6 comments:

  1. Great post Kurt!

    Being that I have "had" to have ptocin 2 times, I will agree that it is TOTALLY the worst pain ever! I will also add that having an epidural isn't all it's cracked up to be. Since the birth of my second, I have had pain in my left leg. I was told it was from the epidural. No one EVER tells you that this could happen.

    There are so many different options as to how you plan on giving birth but most of us only hear of one...Thanks for speaking the truth!

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  2. I had a home birth, and I was very blessed to do so. If I had been in the hospital, my baby would probably have been born C-section or forceps. I am so grateful that did not happen to us. Many people told me I was so brave to want a home birth. I don't feel that way. The truth is that home birth is much more safe than a hospital. ... "Look at the statistics... Follow the money"

    P.S. My home birth cost less than $2000. The Experience starting my family: PRICELESS!

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  3. Hi Kurt! I stumbled onto your blog a while back through a link on fb.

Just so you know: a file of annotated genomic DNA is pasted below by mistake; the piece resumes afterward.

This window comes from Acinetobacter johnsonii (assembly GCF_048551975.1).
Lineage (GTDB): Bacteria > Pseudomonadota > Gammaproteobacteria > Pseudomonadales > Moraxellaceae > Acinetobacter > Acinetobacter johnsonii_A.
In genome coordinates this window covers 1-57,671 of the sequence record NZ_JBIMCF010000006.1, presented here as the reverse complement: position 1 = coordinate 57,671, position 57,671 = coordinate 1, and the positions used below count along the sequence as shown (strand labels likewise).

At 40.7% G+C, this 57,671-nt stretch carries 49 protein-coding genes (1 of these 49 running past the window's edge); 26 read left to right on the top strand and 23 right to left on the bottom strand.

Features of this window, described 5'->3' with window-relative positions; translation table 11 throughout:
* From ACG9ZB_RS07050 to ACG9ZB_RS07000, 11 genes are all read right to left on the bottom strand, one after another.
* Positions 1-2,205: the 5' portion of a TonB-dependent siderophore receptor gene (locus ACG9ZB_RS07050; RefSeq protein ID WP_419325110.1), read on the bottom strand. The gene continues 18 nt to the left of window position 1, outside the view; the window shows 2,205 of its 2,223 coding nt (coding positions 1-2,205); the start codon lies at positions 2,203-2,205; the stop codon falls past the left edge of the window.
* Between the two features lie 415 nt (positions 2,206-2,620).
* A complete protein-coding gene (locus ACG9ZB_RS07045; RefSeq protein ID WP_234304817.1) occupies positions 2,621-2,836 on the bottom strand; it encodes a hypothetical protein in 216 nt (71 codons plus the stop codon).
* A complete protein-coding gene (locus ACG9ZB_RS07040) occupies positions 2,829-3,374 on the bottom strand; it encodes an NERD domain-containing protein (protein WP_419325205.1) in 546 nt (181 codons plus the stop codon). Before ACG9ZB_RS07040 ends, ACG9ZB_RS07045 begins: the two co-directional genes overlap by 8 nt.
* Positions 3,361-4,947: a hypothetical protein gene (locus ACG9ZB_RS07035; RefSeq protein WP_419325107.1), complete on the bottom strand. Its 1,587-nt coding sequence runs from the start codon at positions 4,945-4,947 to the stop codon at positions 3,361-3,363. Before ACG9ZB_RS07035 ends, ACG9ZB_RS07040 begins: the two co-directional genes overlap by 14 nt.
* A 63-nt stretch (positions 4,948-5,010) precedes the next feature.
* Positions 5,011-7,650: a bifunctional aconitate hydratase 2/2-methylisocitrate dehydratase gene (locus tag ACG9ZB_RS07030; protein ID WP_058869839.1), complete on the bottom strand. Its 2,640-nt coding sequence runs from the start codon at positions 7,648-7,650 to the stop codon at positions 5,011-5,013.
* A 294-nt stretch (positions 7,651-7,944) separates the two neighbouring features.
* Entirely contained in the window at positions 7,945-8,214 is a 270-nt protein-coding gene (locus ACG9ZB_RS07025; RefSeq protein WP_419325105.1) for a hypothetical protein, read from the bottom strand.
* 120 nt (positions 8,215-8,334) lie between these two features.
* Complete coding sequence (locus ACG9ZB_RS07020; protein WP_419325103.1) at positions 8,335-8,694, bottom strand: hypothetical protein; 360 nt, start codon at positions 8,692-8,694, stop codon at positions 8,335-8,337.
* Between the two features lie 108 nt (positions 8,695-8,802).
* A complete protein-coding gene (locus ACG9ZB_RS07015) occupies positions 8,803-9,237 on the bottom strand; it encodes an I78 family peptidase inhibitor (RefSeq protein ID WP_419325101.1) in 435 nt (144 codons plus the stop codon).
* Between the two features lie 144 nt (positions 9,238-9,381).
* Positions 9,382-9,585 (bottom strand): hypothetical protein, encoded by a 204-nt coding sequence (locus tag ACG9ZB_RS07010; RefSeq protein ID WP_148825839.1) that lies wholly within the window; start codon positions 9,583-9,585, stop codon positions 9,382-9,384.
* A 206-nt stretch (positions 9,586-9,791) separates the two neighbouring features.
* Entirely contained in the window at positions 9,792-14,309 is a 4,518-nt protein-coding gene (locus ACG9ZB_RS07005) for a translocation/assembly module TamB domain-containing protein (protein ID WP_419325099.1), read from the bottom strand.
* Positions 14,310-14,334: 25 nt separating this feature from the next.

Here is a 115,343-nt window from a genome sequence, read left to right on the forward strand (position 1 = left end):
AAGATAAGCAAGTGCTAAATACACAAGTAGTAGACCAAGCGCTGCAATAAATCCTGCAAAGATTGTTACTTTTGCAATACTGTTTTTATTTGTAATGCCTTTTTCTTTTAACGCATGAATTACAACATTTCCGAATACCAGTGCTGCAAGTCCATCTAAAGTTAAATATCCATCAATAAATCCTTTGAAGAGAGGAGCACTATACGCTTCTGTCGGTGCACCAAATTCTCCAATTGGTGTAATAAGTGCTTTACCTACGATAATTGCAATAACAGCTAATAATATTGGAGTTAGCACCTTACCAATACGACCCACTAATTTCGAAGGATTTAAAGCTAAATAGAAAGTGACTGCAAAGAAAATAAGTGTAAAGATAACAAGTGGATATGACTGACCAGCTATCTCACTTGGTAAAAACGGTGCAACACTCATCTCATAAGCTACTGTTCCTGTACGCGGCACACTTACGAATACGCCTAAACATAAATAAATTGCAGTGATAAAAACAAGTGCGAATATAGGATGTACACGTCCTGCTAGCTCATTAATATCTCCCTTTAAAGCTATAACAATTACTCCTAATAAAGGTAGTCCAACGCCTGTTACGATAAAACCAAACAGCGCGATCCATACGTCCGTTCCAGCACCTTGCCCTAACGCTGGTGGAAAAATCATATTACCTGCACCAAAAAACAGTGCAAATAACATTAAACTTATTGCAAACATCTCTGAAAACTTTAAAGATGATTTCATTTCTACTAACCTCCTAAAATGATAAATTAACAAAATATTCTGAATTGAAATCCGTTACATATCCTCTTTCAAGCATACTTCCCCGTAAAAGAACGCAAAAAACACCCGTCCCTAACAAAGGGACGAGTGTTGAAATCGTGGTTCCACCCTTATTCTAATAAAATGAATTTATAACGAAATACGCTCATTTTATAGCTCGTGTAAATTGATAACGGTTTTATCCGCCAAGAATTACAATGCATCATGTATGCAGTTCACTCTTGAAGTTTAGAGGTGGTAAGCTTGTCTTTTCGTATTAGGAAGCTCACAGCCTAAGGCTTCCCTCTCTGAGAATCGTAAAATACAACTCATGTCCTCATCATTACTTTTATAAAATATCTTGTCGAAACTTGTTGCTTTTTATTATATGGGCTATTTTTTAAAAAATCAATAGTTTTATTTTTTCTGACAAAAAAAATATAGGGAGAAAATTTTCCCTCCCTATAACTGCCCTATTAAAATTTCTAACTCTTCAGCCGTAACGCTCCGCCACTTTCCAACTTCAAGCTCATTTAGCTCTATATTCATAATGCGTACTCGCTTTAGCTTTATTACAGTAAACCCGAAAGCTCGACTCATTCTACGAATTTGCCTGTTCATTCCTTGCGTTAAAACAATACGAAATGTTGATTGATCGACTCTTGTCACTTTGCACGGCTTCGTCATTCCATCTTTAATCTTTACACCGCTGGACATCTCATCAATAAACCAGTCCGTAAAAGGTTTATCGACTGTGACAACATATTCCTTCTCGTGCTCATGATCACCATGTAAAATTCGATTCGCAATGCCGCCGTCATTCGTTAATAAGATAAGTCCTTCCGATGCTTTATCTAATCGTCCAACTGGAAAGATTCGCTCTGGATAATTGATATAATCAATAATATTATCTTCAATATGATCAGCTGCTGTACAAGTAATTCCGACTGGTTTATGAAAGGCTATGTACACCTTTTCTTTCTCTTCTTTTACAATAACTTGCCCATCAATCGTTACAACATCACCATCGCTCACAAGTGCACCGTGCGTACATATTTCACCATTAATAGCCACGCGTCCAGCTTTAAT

I agree, I think it's logical to approach child birth naturally. While pregnant, my baby and I survived two major abdominal surgeries and the last thing I wanted to do was go back to the hospital! ;) But I think I was just going with the flow. Everyone else goes to the hospital, why shouldn't I? I wish I would have put more thought into it and approached it as a personal decision. I had a hospital birth without drug intervention and afterward I realized that my doulas (I had two ;) and my husband were the support I needed to get me and Vi through. I was annoyed when my nurse told me i needed to leave the warm, soothing jucuzzi tub because "the doctor wants to check you". I was doing exceptionally well in there! I probably could have shaved off an hour or two of my labor if I had been able to do what my body was telling me was right!